Two Mississippi colleges host conversation on race

By Laura Tillman/The Associated Press

JACKSON — Last summer, Treshika Melvin read an essay that had her contacting everyone she knew. It was titled, “How to Slowly Kill Yourself and Others in America: A Remembrance,” and the writer, Jackson native Kiese Laymon, was an alumnus of Melvin’s school, Millsaps College.

In the early 1990s, Laymon spent a difficult year as a black freshman on the small college’s mostly white campus. As he tried to grapple with the racial dynamics, he wrote essays for the school newspaper, only to watch then-President George Harmon shut it down in response.

Melvin, a senior majoring in psychology, saw her experiences at Millsaps mirrored in Laymon’s alienation. Laymon struggled to make sense of a community in which white students seemed to break school rules without consequence, while he was punished for offenses as innocuous as improperly borrowing a library book. Laymon eventually was suspended for a year, and he transferred to Jackson State University. He ultimately completed his undergraduate degree at Oberlin College in Ohio in 1998.

“My experiences were not as extreme as his,” Melvin said, “but it’s just the feeling of being an outsider in a place that’s kind of supposed to be your new home.”

Melvin wasn’t alone in her concerns. Administrators, conscious of the college’s history of tense racial relations, also wanted culture changes at Millsaps, which is affiliated with the United Methodist Church.

The timing was right for Laymon’s return to Millsaps.

Melvin and the college’s Black Students Association saw in Laymon’s essay an opportunity for fresh discussions on race, and lobbied for support from administrators to place him at the center of the dialogue. Predominantly African-American Jackson State University also responded to the essay and wanted to bring home Laymon, who is now an associate professor of English at Vassar College in Poughkeepsie, N.Y., and co-director of the school’s Africana Studies program.

This week, Laymon returned to lead a two-part discussion titled “Necessary Tension: An Honest Conversation About Race, Art and Identity” at both campuses.

The discussion at Jackson State featured hip-hop artists and cultural writers, and focused on the relationship between art and identity.

The conversation at Millsaps tackled the complicated relationship minority students have with the college community, and explored ways the school can embrace diversity.

It coincided with a renewed effort to increase minority enrollment at Millsaps, which is about 80 percent white, and to make minority students feel more at home. During Laymon’s time at the college, it was about 93 percent white.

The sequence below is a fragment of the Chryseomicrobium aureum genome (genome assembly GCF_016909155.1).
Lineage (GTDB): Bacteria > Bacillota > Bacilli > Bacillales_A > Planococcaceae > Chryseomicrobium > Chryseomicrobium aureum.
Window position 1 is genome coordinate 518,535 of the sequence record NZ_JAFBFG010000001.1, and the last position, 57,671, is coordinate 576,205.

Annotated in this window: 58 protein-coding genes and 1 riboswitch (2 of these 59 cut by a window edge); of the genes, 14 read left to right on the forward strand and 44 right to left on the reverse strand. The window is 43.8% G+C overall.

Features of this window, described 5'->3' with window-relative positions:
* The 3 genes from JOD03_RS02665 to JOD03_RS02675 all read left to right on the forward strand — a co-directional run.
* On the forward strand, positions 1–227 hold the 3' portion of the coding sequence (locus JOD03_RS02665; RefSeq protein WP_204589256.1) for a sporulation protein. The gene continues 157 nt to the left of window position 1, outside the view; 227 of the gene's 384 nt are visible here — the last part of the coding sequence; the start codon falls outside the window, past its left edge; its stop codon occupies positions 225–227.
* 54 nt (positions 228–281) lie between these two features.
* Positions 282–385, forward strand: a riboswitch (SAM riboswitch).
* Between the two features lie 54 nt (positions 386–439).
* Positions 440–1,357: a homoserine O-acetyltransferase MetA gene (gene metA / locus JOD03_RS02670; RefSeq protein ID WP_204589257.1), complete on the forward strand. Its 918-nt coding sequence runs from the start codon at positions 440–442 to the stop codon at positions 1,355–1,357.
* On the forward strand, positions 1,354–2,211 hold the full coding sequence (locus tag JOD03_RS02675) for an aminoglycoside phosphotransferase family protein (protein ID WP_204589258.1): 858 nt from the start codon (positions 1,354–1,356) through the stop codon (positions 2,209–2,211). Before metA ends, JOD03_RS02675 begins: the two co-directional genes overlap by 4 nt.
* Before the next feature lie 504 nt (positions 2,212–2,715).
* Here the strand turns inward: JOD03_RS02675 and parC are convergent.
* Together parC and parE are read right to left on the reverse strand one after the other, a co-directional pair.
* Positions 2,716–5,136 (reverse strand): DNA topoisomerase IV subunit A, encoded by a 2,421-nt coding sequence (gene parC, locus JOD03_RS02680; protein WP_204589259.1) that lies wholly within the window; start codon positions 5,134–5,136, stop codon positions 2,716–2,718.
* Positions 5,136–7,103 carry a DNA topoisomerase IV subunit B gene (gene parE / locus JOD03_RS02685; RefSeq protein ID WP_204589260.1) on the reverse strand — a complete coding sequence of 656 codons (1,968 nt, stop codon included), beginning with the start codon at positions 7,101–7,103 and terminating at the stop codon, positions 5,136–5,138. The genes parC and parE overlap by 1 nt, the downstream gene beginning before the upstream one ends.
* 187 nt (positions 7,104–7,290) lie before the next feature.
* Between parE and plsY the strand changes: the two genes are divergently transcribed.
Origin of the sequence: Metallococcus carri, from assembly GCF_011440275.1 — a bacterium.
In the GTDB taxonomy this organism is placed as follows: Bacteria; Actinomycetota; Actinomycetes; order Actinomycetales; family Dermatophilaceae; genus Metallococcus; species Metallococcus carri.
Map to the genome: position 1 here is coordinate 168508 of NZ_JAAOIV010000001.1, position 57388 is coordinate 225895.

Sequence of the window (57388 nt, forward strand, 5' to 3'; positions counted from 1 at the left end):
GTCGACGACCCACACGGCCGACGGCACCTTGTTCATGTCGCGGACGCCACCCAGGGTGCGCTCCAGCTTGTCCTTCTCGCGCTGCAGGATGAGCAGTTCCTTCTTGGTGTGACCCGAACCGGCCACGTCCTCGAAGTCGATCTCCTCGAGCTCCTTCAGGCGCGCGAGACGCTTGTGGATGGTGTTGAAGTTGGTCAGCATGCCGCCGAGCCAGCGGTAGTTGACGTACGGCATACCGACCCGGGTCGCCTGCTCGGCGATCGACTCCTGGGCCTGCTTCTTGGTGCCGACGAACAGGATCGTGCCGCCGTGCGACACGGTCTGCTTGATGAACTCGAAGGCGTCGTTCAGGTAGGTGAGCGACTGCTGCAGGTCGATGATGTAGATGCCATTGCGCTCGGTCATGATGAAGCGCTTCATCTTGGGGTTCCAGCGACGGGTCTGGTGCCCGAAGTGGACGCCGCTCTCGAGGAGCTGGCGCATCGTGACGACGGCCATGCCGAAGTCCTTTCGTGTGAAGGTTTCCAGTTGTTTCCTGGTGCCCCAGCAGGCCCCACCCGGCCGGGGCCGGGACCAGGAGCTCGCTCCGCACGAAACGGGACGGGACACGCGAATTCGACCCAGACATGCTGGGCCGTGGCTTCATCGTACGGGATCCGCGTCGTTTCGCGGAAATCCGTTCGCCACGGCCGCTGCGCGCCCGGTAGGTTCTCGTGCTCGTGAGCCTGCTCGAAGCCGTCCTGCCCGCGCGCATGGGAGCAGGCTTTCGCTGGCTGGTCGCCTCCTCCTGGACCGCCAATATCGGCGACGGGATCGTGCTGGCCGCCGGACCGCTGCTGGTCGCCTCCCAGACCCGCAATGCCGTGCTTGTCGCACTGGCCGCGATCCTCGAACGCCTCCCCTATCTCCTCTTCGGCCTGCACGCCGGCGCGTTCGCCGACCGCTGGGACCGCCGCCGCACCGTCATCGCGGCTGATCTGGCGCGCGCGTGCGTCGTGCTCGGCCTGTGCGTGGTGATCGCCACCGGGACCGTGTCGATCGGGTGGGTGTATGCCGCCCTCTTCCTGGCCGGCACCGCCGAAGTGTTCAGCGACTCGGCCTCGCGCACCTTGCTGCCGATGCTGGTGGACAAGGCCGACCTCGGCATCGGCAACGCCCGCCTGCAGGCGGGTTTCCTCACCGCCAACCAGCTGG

A strategic development plan for the college, completed in May 2012, laid out the focus on diversity. Millsaps was founded in 1890, though minority students were not admitted until 1965. Its current enrollment is about 1,000.

“We recognize that all our students must have the opportunity to interact meaningfully with faculty, staff, and peers,” said Rob Pearigen, the school’s president since 2010. “If minority students fail to feel like full members of the Millsaps community, or if they do not form the meaningful relationships characteristic of a Millsaps education, it is all of us that suffer.”

Laymon said he didn’t expect to be invited back to Millsaps, but when Melvin approached him, it felt right.

“It made me realize that college as an experience is really there for students to try and fail and learn,” Laymon said. He spent time with Pearigen, faculty and the Black Students Association, and taught a master class in creative writing.

In Tuesday’s discussion, students queried Laymon about race relationships on other college campuses.

His answer: Millsaps is not alone in dealing with issues of inclusion; many small liberal arts colleges struggle with diversity, and no school serves as an example of handling it perfectly.

But, he said, Millsaps is set apart by its location in a predominantly black neighborhood in a state scarred by a history of racial division.

“I’ll go to my deathbed saying that Mississippi is the richest cultural state in the union,” Laymon said. “It’s just got some big problems we haven’t dealt with.”

At the end of the conversation at Jackson State on Wednesday, Melvin said she felt a bit envious of the students at the historically black college.

“Part of me is like, I wish some of the support and love that’s so inherent and apparent here could trickle over, but the sweet part about it is that it’s inspiring,” she said.

She said the challenge of forging a place at Millsaps offers another kind of reward.

“I’m able to grow and develop and interact with people who I’m not used to interacting with,” she said.

Melvin and other members of the Black Students Association plan to meet with Pearigen next week as the conversation continues.

Laymon said he wasn’t sure what to expect when he returned to campus.

“But as soon as I sat down with the students, I felt like I probably shouldn’t be anywhere else on earth but here,” he said.

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